The tour talks all about the plant and animal life of the reserve and about seasonal events like the migration of different species of whales and the mating dance of the monarch butterfly. 

For those who want to explore the park in their own time, a free tour is also available through the Point Lobos app or by calling 831-998-9458.

Marine Animals & Wildlife 

Point Lobo’s rocky coastline and deep waters are exceptionally rich in marine life. 

The reserve works hard to conserve and protect the species and as a result, the marine life sightings at Point Lobos are abundant. 

Along with the otters, seals, and sea lions that this area is known for, the reserve offers chances to see other marine wildlife as well. 

Grey whales are often visible from the bluffs during the winter and humpbacks and blue whales have been spotted for the past few summers. 

Dolphins, purposes, and orcas or killer whales are visible all year round. Other unique ways to explore marine life include while tide pooling and scuba diving through kelp forests. 

To know what marine life you can spot during different seasons, check this wonderful website

Point Lobos also has diverse wildlife. Visitors can spot squirrels, brush rabbit, black-tailed mule deer, bobcats, gray foxes, lizards, and coyotes while hiking. 

Birding

Point Lobos is a delight for birders. Visitors can spot seabirds, shorebirds, residents, as well as migratory birds in the reserve. 

The peregrine falcons can often be seen making their death-defying dives – they get up to 200 mph – around China Cove. The Great Blue Heron Nests at Coal Chute Point are always a crowd favorite though aren’t always easy to find. 

Ospreys, that live among the pines of the reserve, can be spotted in all of the coves. Brown pelicans are often seen circling above the water before diving down to scoop a fish right out of the water.

Other shorebirds to spot include black oystercatchers, cormorants, and western gulls. Common land birds include woodpeckers, California scrub-jay, quails, and turkey vultures.  

Wildflowers at Point Lobos

The central California coastline bursts and comes alive with vibrant wildflowers every spring. Point Lobos is no exception. 

If you happen to visit the reserved, during the months of March to May, you may find the landscape painted in vivid colors.  

Common wildflowers spotted at Point Lobos include buckwheat, morning glory, buttercups, mock heather, lupines, and the famous California poppy.

Diving at Point Lobos

Along with its land attractions, Point Lobos is also known for its 40-foot high kelp forest and the valleys created between giant underwater rock formations. 

Divers often find schools of fish, otters, and sea lions while in the reserve. 

Diving is only allowed in Whalers and Bluefish Coves and only 15 diving groups – of up to four people each – are allowed out per day so advance reservations are highly recommended.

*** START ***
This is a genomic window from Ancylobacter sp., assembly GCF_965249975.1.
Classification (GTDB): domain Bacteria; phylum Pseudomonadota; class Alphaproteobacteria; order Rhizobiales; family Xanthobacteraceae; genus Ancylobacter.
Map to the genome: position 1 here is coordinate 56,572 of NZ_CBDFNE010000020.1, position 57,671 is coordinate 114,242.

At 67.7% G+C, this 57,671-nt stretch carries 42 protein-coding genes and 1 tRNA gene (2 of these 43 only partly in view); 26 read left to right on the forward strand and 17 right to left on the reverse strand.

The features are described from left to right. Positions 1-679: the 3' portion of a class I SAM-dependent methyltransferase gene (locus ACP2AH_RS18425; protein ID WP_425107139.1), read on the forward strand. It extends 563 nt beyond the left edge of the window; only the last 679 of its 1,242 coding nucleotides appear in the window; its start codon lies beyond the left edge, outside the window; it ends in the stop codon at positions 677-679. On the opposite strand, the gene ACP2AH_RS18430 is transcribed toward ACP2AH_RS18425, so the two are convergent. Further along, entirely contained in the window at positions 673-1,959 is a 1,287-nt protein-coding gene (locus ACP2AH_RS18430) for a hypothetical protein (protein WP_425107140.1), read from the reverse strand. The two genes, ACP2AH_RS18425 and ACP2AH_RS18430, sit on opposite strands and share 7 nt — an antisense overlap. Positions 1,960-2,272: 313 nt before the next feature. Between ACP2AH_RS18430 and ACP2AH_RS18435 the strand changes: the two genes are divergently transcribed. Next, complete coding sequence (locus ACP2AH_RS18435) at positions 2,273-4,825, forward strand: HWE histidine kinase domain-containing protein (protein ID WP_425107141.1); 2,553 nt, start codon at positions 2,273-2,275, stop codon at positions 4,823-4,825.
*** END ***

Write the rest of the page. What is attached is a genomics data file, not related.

The dive reservations can be full up to three months ahead of time, so we recommend booking them early on in your West Coast trip planning. 

Credentials and equipment are checked upon checking in for your reservation to make sure that divers are prepared for the challenges the water in this area offer. Read here to know everything about diving in Point Lobos

Tidepooling at Point Lobos

There are two tidepooling areas in Point Lobos. Weston Beach has a wide array of algae, sea snails, and sea urchins. They thrive in the calmer waters of this protected cove. 

The other popular area, Moss Cove has more wave action. The tide pools here tend to have more crabs, starfish, and other animals that prefer the tides in this unprotected northern cove.

Tidepooling along the coast is popular with families. While looking for animals, be sure to respect their distance and remember that collecting at the reserve – whether it be rocks, shells, or animals – is strictly forbidden.

Boating, kayaking & paddle boarding at Point Lobos

Kayaking and paddleboarding are allowed within the park for a $10 fee per vessel. The boat launch fee is $25 per boat. Having their own watercraft allows visitors to explore the dramatic coastline and sea caves at Point Lobos. 

There is nowhere within the park to rent watercraft, but visitors can bring their own. Also, there are plenty of places within a few miles that offer both day-long rentals and guided tours of the area. 

However, visitors should be prepared. Ocean kayaking is much more difficult than paddling on the calm waters of a lake. 

The waters in this area are notoriously strong so we recommend guided tours only for first-timers.

Other useful posts to plan your Pacific Coast Highway Road Trip

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Pacific Coast Highway 5 day itinerary
Pacific Coast Highway 7 day itinerary
Pacific Coast Highway 10 Day itinerary